Thursday, June 15, 2006

A grid site in Stow, MA - from Journals

by pwax
This is the most complete, well-defined site which I have found in Stow. It is one of the very best examples of a "grid"/"marker pile" site and it is on land that is threatened with development. If any readers are from the Stow area and wish to know more details, please contact me (
Like so many sites around here it has these noticeable characteristics
  • occurs on the southwest side of the hill
  • piles evenly spaced
  • piles in lines
  • some piles have a single quartz "blaze"
  • all piles have approximately the same dimension except one larger "platform" cairn at the lower edge of the site
  • piles built on a somewhat steep slope
  • many piles are triangular
I first found this site when I took a wrong turn, ending up taking a quick peek into the woods and found it where I would not have expected to see a site: on a pretty steep slope.

Quoting from my Journal: "It is unusual for a site to be situated on such a steep slope. Here the piles are almost in a grid and are a bit reminiscent of several sites I have been looking at recently - including Bruce's Beaver Pond in Milford and the Sherry Road sites. There are also similarities with the Acton Spring Hill grid and the Boxborough Patch Hill grid. I think there is a class of sites with stack piles and somewhat even spacing and the kind of occasional alignment of multiple piles which I have been calling a "grid". And I think the nature of the slope is a key to understanding what might be more than one kind of grid. This XXX Hill site is on a pretty steep slope facing southwest over a lowland leading to Elizabeth brook about a 1/4 mile away. Water is here but not that close. I think a pattern is starting to emerge for this kind of site."

Here is a closeup of one pile - I cannot see the quartz in this picture but I know this pile has one piece of it.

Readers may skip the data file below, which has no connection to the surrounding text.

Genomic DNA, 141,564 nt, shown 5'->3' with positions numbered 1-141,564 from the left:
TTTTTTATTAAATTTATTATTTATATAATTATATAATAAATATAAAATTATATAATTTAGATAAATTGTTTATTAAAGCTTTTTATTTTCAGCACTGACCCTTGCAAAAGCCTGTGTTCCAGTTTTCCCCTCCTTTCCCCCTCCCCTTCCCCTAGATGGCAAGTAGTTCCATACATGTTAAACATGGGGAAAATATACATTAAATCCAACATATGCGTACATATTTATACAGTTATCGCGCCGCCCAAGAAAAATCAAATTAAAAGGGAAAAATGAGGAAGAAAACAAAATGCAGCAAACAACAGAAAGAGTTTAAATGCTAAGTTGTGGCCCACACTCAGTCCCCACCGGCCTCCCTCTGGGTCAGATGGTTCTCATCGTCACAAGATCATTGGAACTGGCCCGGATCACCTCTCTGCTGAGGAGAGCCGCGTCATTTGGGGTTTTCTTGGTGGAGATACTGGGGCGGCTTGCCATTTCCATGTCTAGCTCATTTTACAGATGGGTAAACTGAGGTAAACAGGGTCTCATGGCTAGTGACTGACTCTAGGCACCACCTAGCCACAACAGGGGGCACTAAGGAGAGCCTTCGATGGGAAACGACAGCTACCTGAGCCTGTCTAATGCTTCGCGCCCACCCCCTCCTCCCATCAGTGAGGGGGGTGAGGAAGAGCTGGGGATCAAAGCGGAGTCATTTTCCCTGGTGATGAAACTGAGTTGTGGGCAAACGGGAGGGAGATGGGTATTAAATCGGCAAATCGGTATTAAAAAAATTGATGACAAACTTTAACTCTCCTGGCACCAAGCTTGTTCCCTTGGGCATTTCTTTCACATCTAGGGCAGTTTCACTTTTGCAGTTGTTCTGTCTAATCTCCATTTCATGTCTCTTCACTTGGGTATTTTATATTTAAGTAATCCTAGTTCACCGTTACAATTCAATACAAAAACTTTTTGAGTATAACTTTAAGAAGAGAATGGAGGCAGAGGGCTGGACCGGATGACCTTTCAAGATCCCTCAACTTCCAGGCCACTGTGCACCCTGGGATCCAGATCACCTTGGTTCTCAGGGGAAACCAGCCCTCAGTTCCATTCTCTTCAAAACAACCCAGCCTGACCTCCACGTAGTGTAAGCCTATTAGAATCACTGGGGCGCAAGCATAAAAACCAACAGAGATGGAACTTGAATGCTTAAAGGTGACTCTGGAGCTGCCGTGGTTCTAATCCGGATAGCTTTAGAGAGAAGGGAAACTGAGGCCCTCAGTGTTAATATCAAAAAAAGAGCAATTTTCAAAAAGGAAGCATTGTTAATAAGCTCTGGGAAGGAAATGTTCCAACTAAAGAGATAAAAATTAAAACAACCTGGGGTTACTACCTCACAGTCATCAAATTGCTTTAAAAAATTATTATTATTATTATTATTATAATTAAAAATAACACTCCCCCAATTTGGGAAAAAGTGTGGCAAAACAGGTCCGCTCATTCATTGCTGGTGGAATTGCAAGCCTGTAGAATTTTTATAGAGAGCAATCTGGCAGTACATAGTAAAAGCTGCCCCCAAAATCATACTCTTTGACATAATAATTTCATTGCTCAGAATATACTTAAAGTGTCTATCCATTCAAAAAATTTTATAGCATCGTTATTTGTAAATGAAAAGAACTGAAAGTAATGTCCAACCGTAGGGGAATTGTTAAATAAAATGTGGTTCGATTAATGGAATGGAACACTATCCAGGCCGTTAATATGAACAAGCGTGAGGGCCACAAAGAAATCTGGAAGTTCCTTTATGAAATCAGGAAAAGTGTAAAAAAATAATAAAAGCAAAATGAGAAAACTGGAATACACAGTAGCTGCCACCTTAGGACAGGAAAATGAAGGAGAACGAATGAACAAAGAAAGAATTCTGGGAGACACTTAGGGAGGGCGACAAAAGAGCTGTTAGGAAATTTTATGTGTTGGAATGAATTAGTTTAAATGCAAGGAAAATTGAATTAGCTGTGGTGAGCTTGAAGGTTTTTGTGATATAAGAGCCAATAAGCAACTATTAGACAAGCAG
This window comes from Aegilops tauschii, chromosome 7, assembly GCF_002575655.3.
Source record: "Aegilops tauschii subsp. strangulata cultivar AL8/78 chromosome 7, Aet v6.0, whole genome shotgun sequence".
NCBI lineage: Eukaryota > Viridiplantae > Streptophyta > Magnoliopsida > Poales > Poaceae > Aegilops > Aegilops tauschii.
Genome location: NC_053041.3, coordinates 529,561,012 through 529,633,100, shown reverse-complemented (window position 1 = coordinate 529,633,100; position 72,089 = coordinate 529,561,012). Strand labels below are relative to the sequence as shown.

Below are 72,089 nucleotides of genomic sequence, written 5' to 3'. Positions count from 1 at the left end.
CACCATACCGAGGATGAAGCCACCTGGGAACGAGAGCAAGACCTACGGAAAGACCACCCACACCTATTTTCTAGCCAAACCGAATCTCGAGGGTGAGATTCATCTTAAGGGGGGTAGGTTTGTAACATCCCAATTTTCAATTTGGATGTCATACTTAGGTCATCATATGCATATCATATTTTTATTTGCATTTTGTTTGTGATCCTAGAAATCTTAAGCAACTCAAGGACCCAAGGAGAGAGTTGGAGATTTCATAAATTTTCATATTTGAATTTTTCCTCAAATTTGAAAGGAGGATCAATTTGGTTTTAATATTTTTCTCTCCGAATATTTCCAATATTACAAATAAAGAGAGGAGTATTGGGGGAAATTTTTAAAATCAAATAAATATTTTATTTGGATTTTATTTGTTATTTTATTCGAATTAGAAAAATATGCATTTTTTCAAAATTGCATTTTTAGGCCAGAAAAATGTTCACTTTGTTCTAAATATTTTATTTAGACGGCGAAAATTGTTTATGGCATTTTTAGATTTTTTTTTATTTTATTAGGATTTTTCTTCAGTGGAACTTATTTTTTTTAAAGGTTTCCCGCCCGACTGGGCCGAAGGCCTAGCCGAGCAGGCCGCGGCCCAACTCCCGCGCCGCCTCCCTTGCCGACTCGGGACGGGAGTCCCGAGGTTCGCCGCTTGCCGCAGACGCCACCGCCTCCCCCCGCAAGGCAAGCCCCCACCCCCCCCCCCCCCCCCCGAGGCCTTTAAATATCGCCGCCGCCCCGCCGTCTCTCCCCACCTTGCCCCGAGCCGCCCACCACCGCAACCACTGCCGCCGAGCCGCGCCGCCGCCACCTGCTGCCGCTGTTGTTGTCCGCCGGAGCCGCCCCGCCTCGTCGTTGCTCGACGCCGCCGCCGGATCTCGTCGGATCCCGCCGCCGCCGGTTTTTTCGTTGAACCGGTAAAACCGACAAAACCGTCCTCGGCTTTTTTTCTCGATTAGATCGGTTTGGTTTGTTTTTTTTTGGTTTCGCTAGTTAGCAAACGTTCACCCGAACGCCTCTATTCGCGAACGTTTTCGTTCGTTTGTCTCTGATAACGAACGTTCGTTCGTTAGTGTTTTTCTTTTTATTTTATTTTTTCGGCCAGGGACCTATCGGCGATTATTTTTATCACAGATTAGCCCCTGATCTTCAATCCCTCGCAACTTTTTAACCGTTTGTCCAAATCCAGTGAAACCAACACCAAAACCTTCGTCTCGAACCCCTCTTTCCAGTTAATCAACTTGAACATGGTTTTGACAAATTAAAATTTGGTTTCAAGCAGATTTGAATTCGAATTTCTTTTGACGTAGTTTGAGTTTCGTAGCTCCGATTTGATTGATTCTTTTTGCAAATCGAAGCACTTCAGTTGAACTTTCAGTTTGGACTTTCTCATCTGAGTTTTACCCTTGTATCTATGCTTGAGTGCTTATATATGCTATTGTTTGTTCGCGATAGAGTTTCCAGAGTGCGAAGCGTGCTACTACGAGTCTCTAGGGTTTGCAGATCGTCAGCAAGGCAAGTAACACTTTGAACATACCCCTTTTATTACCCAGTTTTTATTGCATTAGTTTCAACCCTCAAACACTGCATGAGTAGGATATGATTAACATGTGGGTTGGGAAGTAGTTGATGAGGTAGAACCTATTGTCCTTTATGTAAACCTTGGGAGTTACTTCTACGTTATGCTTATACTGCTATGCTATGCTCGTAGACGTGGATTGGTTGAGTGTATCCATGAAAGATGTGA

One pile was different:
Quoting: "Some piles appear to have a retaining wall or almost vertical sides. Others lack that feature or are too tumbled over. The pictured tumbled pile looks like someone might have pulled apart one example of a stack. On the way in, this tumbled pile is the firsts pile you see and is the closest pile to the road. So it is likely to be a vandalized pile. Some (undamaged ones) are triangular or shaped a bit like teardrops and these are reminiscent of the Acton Spring Hill grid. One pile was significantly larger than others and might be a platform pile:"
In retrospect, I conclude that this pile is the viewing position from which the other piles are visible uphill. Here are some other views:
Quoting: "I guess the site is shaped like a piece of pie cut out from the hill. In the previous picture you can see one of the walls that runs up either side of the site to the top. I did not notice it when I took the picture, but this pile has a white rock to lower right in the picture. Note also the rock-on-rock in the background. Here is a detail:"
The lines of evenly spaced piles is characteristic enough of the site but I think the real clues to what is going on here are in the minor details like this rock-on-rock and the platform pile below. I think I have already written about this rock-on-rock. I hope I do not have to point out that the upper rock looks as if it might represent an animal. I think this cedar tree was planted next to the rock-on-rock and have a guess that this might be a monument to a fallen warrior. Why think that? Because there is a famous Indian battlefield in Sudbury at "King Philips Woods". Those woods are filled with rock piles and a number of rock-on-rock next to cedar trees. So I make a connection with battles - perhaps completely wrong, but it is a hypothesis worth keeping in mind.

Here are a couple more views:
Here is one more from the top of the site where the slope has leveled out a bit. You can see that the spacing between piles is consitent over the whole site. This is a key characteristic.
Quoting: "So there you have it, a very fortuitous find, a lovely site with good integrity, a new type of rock pile site emerging: the stack grid with one (or more?) blazed piles. I counted 41 piles in all. Looking back over what I wrote I see that there are basically stacks with possible viewing platform(s). There is a possibility of other types of piles - more burial like - mixed in between the stacks; alternatively these are simply damaged stacks."

1 comment :

JimP said...

Beautiful site Peter, and dare I say a classic example.